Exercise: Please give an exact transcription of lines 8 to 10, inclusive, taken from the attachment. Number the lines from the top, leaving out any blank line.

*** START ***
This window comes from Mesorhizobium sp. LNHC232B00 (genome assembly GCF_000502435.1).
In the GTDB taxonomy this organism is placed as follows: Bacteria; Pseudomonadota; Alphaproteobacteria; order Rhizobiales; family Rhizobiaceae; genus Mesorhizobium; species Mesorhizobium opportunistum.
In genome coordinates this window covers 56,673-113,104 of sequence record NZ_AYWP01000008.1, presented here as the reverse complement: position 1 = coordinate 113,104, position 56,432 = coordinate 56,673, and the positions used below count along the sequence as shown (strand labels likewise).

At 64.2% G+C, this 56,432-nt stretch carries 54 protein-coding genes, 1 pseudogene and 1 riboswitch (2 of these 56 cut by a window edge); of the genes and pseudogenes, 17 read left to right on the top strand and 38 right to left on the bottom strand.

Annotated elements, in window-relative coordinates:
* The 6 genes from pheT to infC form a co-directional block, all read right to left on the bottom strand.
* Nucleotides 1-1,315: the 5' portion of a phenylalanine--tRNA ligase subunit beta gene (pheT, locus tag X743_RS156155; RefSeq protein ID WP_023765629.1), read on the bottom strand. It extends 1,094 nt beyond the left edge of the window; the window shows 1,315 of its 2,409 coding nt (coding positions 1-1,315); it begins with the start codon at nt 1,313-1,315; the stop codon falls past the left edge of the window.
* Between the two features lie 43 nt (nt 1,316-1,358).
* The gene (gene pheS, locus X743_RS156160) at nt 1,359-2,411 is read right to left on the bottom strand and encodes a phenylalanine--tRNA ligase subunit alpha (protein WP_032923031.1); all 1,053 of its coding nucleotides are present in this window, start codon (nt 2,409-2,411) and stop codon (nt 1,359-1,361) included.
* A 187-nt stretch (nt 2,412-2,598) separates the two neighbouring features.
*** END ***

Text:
* Between the two features lie 43 nt (nt 1,316-1,358).
* The gene (gene pheS, locus X743_RS156160) at nt 1,359-2,411 is read right to left on the bottom strand and encodes a phenylalanine--tRNA ligase subunit alpha (protein WP_032923031.1); all 1,053 of its coding nucleotides are present in this window, start codon (nt 2,409-2,411) and stop codon (nt 1,359-1,361) included.
* A 187-nt stretch (nt 2,412-2,598) separates the two neighbouring features.